Some personal thoughts
It’s pretty easy to see where things went wrong for me personally this season. First off, I had way too much confidence in Hammarby remaining potent in attack, whereas most of the evidence pointed to them being a different team this year. This manifested itself in trying different options from them but in particular, Muamer Tankovic entered and left my team on 4 occasions, due to injuries and complete lack of form in between the goals. Likewise, I also backed AIK’s Nabil Bahoui to stay fit and firing when he got back from injury, something that failed to materialize as he just popped up with the odd goal in the second half of the season. And keeping with the nostalgic theme, I went early for Magnus Eriksson who really struggled to make an impact when coming back to Djurgården.
Overall I think I found it hard to adapt to a season where no particular asset was that explosive and the best strategy appeared to be just moving very slowly and accepting low scores most weeks, rather than taking hits and chasing “upside players” and captains. Both double Gameweeks (as well as the blank) was handled by me with about as much carefulness and tactfulness as a bull in a china shop – and it rarely worked out. I’ll willingly admit my reluctancy to bring in some of the Malmö players and in particular Anders Christiansen more than for a short spell also tanked my season, though my brief flirtation with Jo Inge Berget at least proved fruitful and I got out at the right time.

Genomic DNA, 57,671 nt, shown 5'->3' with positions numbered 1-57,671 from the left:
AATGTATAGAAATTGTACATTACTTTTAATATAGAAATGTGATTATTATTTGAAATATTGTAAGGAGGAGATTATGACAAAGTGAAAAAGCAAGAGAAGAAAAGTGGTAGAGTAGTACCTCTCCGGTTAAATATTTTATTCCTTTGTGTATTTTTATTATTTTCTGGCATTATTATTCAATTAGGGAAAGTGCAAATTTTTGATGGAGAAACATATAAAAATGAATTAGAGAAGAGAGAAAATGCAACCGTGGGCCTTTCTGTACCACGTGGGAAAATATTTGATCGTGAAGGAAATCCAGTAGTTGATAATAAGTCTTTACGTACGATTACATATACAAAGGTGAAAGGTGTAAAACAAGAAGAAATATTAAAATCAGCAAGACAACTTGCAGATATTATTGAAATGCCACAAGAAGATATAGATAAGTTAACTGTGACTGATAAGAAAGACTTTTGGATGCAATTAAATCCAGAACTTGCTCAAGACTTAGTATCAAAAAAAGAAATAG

Next season I’m looking at trying to accept not having the best possible starting eleven for every Gameweek and letting go of some of the preconceived notions of what players and teams are going to be good and consistent. Assuming at least the first third or half of the season will be played without fans in the stands as well, I’ll also be a bit more sceptical of what to expect from (in particular) the Stockholm based clubs. That is unless Hammarby makes some great looking signings – then I will probably fall into that trap again! Equally, the teams without traditional big home support (like Varberg, Mjällby etc.) could potentially over-perform early on as they tend to be less impacted by the lack of fans in the stadiums.
Writing Scout picks for the official site has been a great source of joy for me personally this season and I hope they have been helpful for the Fantasy Football Scout community as well, especially as it has impacted my ability to write community articles here on a regular basis. I’m hoping we can try to build upon this partnership next season and preferably incorporate some more writers for Fantasy Allsvenskan here on FFS so if you have any ideas how, or would like to contribute in any kind of way next season please do not hesitate to contact either me or Geoff and we’ll set something up! 🙂 Even if it’s not on a regular basis, any and all help to keep this beast alive and thriving would be hugely appreciated.
Until next season I now bid thee farewell, and hope to see you again in February/March as pre-season starts up again. Thanks for this season and all your compliments and comments, as always, if you want to chat about fantasy football (or life in general), I’ll be around on the Twitter-sphere @FF_Meltens.
All the best,